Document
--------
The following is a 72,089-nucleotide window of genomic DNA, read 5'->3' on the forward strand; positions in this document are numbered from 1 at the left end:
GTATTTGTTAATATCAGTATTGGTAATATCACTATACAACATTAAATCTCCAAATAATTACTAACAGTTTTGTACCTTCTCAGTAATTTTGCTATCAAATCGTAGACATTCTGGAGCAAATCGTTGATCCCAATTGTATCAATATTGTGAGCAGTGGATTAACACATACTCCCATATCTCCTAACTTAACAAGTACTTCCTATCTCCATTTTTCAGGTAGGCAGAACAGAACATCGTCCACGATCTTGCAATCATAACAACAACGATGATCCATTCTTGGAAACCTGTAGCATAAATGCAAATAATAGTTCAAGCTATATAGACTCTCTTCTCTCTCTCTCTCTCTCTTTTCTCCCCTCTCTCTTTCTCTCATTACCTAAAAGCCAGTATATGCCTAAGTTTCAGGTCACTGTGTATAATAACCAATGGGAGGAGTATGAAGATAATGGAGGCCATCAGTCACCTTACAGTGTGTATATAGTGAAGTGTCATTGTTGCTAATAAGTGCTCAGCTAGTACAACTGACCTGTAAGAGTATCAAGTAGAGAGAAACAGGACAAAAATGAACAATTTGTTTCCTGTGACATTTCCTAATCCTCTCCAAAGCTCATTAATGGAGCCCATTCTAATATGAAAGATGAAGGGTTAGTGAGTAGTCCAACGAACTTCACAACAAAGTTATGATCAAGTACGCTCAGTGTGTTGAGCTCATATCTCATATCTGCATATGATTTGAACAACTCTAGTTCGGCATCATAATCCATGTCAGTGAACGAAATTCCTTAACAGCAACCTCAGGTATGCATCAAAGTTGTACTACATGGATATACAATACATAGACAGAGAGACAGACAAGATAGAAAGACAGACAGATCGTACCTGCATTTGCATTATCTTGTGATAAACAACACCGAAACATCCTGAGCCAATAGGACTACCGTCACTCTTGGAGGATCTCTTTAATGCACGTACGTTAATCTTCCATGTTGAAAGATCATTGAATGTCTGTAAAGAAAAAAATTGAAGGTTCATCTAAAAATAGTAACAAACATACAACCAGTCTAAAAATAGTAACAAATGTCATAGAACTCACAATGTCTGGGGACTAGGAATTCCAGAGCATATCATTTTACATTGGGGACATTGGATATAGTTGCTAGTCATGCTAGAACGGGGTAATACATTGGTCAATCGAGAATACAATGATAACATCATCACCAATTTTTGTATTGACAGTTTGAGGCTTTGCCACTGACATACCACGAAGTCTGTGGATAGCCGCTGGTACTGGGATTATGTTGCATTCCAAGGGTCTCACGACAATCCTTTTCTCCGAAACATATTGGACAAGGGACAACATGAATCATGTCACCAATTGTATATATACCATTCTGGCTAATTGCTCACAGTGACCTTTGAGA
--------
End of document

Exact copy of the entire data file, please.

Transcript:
The following is a 72,089-nucleotide window of genomic DNA, read 5'->3' on the forward strand; positions in this document are numbered from 1 at the left end:
GTATTTGTTAATATCAGTATTGGTAATATCACTATACAACATTAAATCTCCAAATAATTACTAACAGTTTTGTACCTTCTCAGTAATTTTGCTATCAAATCGTAGACATTCTGGAGCAAATCGTTGATCCCAATTGTATCAATATTGTGAGCAGTGGATTAACACATACTCCCATATCTCCTAACTTAACAAGTACTTCCTATCTCCATTTTTCAGGTAGGCAGAACAGAACATCGTCCACGATCTTGCAATCATAACAACAACGATGATCCATTCTTGGAAACCTGTAGCATAAATGCAAATAATAGTTCAAGCTATATAGACTCTCTTCTCTCTCTCTCTCTCTCTTTTCTCCCCTCTCTCTTTCTCTCATTACCTAAAAGCCAGTATATGCCTAAGTTTCAGGTCACTGTGTATAATAACCAATGGGAGGAGTATGAAGATAATGGAGGCCATCAGTCACCTTACAGTGTGTATATAGTGAAGTGTCATTGTTGCTAATAAGTGCTCAGCTAGTACAACTGACCTGTAAGAGTATCAAGTAGAGAGAAACAGGACAAAAATGAACAATTTGTTTCCTGTGACATTTCCTAATCCTCTCCAAAGCTCATTAATGGAGCCCATTCTAATATGAAAGATGAAGGGTTAGTGAGTAGTCCAACGAACTTCACAACAAAGTTATGATCAAGTACGCTCAGTGTGTTGAGCTCATATCTCATATCTGCATATGATTTGAACAACTCTAGTTCGGCATCATAATCCATGTCAGTGAACGAAATTCCTTAACAGCAACCTCAGGTATGCATCAAAGTTGTACTACATGGATATACAATACATAGACAGAGAGACAGACAAGATAGAAAGACAGACAGATCGTACCTGCATTTGCATTATCTTGTGATAAACAACACCGAAACATCCTGAGCCAATAGGACTACCGTCACTCTTGGAGGATCTCTTTAATGCACGTACGTTAATCTTCCATGTTGAAAGATCATTGAATGTCTGTAAAGAAAAAAATTGAAGGTTCATCTAAAAATAGTAACAAACATACAACCAGTCTAAAAATAGTAACAAATGTCATAGAACTCACAATGTCTGGGGACTAGGAATTCCAGAGCATATCATTTTACATTGGGGACATTGGATATAGTTGCTAGTCATGCTAGAACGGGGTAATACATTGGTCAATCGAGAATACAATGATAACATCATCACCAATTTTTGTATTGACAGTTTGAGGCTTTGCCACTGACATACCACGAAGTCTGTGGATAGCCGCTGGTACTGGGATTATGTTGCATTCCAAGGGTCTCACGACAATCCTTTTCTCCGAAACATATTGGACAAGGGACAACATGAATCATGTCACCAATTGTATATATACCATTCTGGCTAATTGCTCACAGTGACCTTTGAGA